Friday, February 17, 2006

In The New World, we ALL will have scantily clad teenagers to call our own!

Sorry for the spotty blogging as of late. I've been busy, but you already knew that.

Terrence Malick's The New World is a gorgeous dream of a movie. Like the director's other films, it feels almost like a meditation on the subtle waves of the natural world, the power of memory and the pain of romantic loss. There's a yearning and a hunger in the film that isn't in 99% of the other films out there. It's a hunger, I think, for things that never were and never could be and never will be.

That said, this film isn't for everyone (as the box office reception has borne out). Of Malick's four features, it's his most Malick-y. To get into it, you have to completely submerge yourself in his wavelength. If you can't do that, there's little else in it to appeal to you. The story is almost an afterthought, the actors almost props. I can see why some critics I usually agree with are hating this so much.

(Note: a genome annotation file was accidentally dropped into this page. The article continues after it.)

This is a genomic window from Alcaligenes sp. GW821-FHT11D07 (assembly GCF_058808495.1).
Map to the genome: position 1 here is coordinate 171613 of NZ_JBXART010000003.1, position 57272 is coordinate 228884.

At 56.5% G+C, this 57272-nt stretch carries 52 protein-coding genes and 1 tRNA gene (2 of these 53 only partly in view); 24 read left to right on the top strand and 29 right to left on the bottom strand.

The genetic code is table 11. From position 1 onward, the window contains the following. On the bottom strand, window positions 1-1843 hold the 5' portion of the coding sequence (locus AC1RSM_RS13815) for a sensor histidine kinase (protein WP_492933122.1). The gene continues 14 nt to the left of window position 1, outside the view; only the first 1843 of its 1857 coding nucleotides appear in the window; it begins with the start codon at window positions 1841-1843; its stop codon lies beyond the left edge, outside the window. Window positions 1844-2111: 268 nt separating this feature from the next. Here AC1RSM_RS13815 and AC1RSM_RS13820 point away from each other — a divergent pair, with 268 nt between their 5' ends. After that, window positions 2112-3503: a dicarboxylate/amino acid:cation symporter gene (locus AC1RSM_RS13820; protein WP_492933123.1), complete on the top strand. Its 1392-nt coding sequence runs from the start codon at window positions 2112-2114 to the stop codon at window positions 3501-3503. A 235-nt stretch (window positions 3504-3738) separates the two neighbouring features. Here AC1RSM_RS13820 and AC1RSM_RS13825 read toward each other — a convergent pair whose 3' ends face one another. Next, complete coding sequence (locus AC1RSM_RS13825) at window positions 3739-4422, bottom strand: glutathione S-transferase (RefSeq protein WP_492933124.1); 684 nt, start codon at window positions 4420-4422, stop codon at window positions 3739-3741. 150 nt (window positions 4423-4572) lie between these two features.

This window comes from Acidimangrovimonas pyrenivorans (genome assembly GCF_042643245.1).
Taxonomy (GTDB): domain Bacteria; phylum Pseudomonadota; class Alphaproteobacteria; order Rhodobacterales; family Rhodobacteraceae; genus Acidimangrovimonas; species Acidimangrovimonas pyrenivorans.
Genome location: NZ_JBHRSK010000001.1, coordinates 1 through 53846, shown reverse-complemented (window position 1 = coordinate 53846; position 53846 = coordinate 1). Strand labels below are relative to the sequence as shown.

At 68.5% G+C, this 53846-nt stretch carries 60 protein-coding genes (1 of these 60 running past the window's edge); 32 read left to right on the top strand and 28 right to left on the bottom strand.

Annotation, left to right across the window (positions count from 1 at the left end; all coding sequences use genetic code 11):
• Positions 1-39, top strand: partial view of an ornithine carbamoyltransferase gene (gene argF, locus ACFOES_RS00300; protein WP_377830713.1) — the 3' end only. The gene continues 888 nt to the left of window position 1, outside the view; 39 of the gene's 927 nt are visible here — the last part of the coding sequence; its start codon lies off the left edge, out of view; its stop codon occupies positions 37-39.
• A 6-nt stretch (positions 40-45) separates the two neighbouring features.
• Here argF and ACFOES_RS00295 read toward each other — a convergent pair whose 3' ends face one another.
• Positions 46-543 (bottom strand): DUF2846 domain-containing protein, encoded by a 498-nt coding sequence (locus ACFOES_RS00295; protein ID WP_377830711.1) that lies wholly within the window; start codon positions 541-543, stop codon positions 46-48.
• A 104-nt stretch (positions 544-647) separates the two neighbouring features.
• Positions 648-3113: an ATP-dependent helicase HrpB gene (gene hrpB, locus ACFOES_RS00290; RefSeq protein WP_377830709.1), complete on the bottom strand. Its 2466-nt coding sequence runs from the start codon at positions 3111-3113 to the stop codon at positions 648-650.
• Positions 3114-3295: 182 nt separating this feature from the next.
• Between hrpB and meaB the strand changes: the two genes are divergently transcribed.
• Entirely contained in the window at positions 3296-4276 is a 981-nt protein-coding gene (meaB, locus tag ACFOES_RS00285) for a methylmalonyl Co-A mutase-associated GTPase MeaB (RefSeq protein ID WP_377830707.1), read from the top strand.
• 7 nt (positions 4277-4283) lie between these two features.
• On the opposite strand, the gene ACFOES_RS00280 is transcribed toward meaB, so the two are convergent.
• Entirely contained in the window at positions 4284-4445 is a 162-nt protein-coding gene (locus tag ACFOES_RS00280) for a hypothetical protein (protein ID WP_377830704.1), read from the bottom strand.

Me? I found large portions of the movie to be emotionally overwhelming, almost heartbreaking. It's not my favorite by Malick, but I think it stands shoulder-to-shoulder with his other films, and that's no small achievement.

That said, it gets curiously inert every so often. When Malick is just ignoring his story to show the joy of running through a sunny field or swimming in a river, the film is at its best. When he's trying to make his central love triangle live and breathe, the film doesn't quite work. Fortunately, these passages are fleeting and come only at the film's very end (there's a coda in London that has some scenes which feel tacked on).

Q'orianka Kilcher, however, manages to break through all of this. Malick has always done solid work with young females (think of Sissy Spacek in Badlands or the girl in Days of Heaven), and Kilcher is like a revelation here. She's intoxicating, and not in a creepy psychosexual way like so many other adolescent females are made to be. She's one of those great American symbols, always racing just in front of you so you don't know quite what she's supposed to represent. The natural world? America itself? Native Americans? Any and all readings could work.

In the end, Malick is a transcendentalist, interested most in the idea of what it means to be unspoiled. His film is about firsts. First contacts, first loves, first impressions, first losses.

And it is also about how futile and fleeting those firsts ultimately are.

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